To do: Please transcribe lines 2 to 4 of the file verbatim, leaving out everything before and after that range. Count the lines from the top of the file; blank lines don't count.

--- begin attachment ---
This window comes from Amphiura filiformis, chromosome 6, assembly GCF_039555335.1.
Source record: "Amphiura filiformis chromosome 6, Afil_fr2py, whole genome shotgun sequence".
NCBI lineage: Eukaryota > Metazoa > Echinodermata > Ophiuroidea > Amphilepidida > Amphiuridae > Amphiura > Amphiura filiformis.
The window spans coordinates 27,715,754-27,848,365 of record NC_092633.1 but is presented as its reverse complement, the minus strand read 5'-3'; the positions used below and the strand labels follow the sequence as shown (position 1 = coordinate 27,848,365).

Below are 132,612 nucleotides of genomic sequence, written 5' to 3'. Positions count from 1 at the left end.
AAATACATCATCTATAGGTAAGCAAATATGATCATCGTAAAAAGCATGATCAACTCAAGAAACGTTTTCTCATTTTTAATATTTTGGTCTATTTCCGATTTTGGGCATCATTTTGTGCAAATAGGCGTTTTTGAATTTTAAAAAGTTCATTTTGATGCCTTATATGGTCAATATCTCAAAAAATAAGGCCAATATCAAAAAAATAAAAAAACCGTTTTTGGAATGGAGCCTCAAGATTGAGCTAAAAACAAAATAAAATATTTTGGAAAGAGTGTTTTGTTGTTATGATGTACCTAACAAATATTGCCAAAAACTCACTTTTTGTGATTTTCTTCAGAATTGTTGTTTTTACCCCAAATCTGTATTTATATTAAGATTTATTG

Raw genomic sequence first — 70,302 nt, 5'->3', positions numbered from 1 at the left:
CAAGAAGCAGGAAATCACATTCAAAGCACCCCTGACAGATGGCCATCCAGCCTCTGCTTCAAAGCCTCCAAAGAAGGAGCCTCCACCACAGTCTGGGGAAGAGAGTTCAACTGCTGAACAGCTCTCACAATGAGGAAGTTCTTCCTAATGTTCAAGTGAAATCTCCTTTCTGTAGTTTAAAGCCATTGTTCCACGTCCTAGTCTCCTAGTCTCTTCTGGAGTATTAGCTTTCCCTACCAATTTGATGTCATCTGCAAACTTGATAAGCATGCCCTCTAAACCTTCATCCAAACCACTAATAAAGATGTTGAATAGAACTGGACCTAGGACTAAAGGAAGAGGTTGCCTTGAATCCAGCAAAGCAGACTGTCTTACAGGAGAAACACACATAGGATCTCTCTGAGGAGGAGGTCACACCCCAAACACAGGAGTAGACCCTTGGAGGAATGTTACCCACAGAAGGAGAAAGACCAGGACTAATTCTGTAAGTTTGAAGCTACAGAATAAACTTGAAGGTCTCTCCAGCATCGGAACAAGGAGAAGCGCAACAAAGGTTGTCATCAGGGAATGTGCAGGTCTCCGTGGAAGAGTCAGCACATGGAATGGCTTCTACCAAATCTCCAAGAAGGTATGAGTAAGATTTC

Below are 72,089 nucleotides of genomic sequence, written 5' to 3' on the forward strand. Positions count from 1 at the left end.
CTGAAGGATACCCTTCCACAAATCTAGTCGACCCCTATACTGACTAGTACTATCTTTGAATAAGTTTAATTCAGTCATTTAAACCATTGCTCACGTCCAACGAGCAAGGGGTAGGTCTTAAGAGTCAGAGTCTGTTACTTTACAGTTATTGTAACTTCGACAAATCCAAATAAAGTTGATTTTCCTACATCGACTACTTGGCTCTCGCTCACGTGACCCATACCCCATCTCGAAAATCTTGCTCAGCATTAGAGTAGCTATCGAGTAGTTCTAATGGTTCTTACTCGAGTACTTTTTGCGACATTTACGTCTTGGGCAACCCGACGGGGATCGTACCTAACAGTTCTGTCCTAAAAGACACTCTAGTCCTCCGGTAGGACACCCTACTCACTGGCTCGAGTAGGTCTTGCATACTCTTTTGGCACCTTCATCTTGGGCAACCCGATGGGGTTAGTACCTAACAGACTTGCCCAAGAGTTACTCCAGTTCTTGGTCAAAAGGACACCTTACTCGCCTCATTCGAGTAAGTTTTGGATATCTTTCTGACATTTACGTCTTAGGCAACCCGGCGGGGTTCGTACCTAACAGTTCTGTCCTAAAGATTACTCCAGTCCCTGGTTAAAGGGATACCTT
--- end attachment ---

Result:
Source record: "Amphiura filiformis chromosome 6, Afil_fr2py, whole genome shotgun sequence".
NCBI lineage: Eukaryota > Metazoa > Echinodermata > Ophiuroidea > Amphilepidida > Amphiuridae > Amphiura > Amphiura filiformis.
The window spans coordinates 27,715,754-27,848,365 of record NC_092633.1 but is presented as its reverse complement, the minus strand read 5'-3'; the positions used below and the strand labels follow the sequence as shown (position 1 = coordinate 27,848,365).